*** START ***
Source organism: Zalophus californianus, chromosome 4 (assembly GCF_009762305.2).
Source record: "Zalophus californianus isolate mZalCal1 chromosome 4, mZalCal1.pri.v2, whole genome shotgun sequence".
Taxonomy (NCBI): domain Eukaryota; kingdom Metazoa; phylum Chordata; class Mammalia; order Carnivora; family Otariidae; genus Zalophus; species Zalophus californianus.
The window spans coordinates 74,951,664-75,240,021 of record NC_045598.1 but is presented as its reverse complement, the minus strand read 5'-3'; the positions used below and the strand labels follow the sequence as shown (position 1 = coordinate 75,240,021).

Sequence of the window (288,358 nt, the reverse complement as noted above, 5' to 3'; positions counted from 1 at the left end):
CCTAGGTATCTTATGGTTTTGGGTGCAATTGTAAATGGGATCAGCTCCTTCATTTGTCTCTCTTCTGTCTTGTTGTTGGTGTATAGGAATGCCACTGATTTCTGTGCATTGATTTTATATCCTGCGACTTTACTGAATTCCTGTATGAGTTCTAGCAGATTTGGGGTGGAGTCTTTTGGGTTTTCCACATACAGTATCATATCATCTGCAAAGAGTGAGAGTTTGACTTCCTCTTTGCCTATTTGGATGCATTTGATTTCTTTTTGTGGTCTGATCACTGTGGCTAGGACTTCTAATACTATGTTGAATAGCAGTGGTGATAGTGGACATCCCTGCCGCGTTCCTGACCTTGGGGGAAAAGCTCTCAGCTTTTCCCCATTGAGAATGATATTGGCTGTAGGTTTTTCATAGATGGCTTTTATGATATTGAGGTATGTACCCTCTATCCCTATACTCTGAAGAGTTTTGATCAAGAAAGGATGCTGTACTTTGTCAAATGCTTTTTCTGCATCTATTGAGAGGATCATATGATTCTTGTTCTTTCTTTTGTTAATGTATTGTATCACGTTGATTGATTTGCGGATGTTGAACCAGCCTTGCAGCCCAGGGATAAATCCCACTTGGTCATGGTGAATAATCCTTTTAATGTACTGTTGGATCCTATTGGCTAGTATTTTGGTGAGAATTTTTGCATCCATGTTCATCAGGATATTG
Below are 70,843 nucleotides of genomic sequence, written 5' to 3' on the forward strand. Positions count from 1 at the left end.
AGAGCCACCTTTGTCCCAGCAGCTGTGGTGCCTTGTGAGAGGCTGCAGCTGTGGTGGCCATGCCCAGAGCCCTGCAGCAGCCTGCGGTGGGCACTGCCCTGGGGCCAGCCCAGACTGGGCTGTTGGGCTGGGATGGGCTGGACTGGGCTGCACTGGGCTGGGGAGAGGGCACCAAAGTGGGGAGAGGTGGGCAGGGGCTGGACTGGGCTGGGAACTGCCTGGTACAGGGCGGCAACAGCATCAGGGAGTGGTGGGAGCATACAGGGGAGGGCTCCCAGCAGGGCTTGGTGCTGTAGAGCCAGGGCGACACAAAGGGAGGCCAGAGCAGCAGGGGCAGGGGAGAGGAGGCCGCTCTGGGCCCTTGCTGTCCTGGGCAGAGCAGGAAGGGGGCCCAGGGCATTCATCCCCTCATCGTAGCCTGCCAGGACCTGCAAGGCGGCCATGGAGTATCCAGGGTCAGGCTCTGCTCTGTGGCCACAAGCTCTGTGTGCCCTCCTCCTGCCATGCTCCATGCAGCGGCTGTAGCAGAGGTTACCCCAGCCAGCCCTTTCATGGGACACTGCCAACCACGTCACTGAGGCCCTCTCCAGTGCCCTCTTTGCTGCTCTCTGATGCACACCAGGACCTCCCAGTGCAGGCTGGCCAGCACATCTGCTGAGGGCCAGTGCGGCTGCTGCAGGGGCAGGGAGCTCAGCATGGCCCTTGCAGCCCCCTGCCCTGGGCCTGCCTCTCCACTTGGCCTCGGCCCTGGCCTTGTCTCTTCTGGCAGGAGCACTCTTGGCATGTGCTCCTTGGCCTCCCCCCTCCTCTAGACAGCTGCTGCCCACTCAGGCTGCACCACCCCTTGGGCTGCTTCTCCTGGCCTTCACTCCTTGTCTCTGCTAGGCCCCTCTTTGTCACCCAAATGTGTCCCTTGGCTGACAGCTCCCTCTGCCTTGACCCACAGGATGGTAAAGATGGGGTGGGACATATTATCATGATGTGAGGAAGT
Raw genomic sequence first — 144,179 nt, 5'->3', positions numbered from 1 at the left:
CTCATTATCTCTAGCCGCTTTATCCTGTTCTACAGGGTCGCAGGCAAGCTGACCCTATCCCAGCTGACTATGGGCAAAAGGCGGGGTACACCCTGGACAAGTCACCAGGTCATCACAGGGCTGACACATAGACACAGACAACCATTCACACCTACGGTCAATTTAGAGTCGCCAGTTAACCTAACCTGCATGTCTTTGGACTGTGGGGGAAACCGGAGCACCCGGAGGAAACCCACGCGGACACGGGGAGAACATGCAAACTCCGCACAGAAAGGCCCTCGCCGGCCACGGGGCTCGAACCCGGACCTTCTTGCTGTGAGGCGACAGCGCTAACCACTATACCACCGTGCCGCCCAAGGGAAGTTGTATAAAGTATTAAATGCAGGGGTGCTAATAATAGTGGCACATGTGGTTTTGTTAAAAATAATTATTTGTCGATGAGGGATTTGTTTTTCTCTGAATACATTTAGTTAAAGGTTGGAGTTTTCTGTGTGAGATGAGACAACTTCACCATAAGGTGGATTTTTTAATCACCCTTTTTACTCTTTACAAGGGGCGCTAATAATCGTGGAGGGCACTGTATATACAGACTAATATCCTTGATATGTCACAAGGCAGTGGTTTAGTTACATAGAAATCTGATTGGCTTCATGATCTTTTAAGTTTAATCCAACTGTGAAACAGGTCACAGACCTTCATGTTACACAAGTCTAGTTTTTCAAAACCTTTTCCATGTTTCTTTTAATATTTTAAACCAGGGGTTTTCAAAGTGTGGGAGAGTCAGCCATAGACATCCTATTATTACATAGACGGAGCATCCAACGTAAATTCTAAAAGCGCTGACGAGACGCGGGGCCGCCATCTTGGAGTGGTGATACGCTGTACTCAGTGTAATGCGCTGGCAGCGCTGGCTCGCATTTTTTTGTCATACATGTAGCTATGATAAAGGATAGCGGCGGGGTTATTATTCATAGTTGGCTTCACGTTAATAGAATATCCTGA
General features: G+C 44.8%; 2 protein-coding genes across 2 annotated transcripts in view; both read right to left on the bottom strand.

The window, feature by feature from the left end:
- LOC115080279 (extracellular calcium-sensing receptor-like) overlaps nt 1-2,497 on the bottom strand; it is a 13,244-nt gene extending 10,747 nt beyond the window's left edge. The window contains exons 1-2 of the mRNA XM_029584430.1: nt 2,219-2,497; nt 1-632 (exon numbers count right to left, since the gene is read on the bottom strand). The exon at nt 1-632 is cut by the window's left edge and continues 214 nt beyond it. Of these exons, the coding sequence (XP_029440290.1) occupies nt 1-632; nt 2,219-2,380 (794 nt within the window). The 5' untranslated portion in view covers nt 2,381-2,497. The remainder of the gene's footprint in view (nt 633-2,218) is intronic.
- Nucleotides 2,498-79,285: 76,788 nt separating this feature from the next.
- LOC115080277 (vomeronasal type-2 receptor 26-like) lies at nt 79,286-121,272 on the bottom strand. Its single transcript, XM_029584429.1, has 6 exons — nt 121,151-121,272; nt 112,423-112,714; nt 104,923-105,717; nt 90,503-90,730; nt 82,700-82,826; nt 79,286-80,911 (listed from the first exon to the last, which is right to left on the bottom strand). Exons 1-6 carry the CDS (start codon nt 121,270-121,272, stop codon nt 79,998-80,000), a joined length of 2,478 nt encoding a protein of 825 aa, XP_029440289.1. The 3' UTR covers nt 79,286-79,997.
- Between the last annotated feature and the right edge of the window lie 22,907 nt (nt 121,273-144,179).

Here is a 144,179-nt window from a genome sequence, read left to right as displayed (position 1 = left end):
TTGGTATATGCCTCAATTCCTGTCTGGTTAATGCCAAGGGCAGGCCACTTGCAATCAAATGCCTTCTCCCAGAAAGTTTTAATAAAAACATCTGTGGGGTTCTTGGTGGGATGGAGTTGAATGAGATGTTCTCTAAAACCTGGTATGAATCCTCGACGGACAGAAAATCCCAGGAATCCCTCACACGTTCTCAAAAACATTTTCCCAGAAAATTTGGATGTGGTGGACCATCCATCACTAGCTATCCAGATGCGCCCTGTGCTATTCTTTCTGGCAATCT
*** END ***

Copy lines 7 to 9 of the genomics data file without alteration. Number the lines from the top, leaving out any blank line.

Below are 70,843 nucleotides of genomic sequence, written 5' to 3' on the forward strand. Positions count from 1 at the left end.
AGAGCCACCTTTGTCCCAGCAGCTGTGGTGCCTTGTGAGAGGCTGCAGCTGTGGTGGCCATGCCCAGAGCCCTGCAGCAGCCTGCGGTGGGCACTGCCCTGGGGCCAGCCCAGACTGGGCTGTTGGGCTGGGATGGGCTGGACTGGGCTGCACTGGGCTGGGGAGAGGGCACCAAAGTGGGGAGAGGTGGGCAGGGGCTGGACTGGGCTGGGAACTGCCTGGTACAGGGCGGCAACAGCATCAGGGAGTGGTGGGAGCATACAGGGGAGGGCTCCCAGCAGGGCTTGGTGCTGTAGAGCCAGGGCGACACAAAGGGAGGCCAGAGCAGCAGGGGCAGGGGAGAGGAGGCCGCTCTGGGCCCTTGCTGTCCTGGGCAGAGCAGGAAGGGGGCCCAGGGCATTCATCCCCTCATCGTAGCCTGCCAGGACCTGCAAGGCGGCCATGGAGTATCCAGGGTCAGGCTCTGCTCTGTGGCCACAAGCTCTGTGTGCCCTCCTCCTGCCATGCTCCATGCAGCGGCTGTAGCAGAGGTTACCCCAGCCAGCCCTTTCATGGGACACTGCCAACCACGTCACTGAGGCCCTCTCCAGTGCCCTCTTTGCTGCTCTCTGATGCACACCAGGACCTCCCAGTGCAGGCTGGCCAGCACATCTGCTGAGGGCCAGTGCGGCTGCTGCAGGGGCAGGGAGCTCAGCATGGCCCTTGCAGCCCCCTGCCCTGGGCCTGCCTCTCCACTTGGCCTCGGCCCTGGCCTTGTCTCTTCTGGCAGGAGCACTCTTGGCATGTGCTCCTTGGCCTCCCCCCTCCTCTAGACAGCTGCTGCCCACTCAGGCTGCACCACCCCTTGGGCTGCTTCTCCTGGCCTTCACTCCTTGTCTCTGCTAGGCCCCTCTTTGTCACCCAAATGTGTCCCTTGGCTGACAGCTCCCTCTGCCTTGACCCACAGGATGGTAAAGATGGGGTGGGACATATTATCATGATGTGAGGAAGT
Raw genomic sequence first — 144,179 nt, 5'->3', positions numbered from 1 at the left: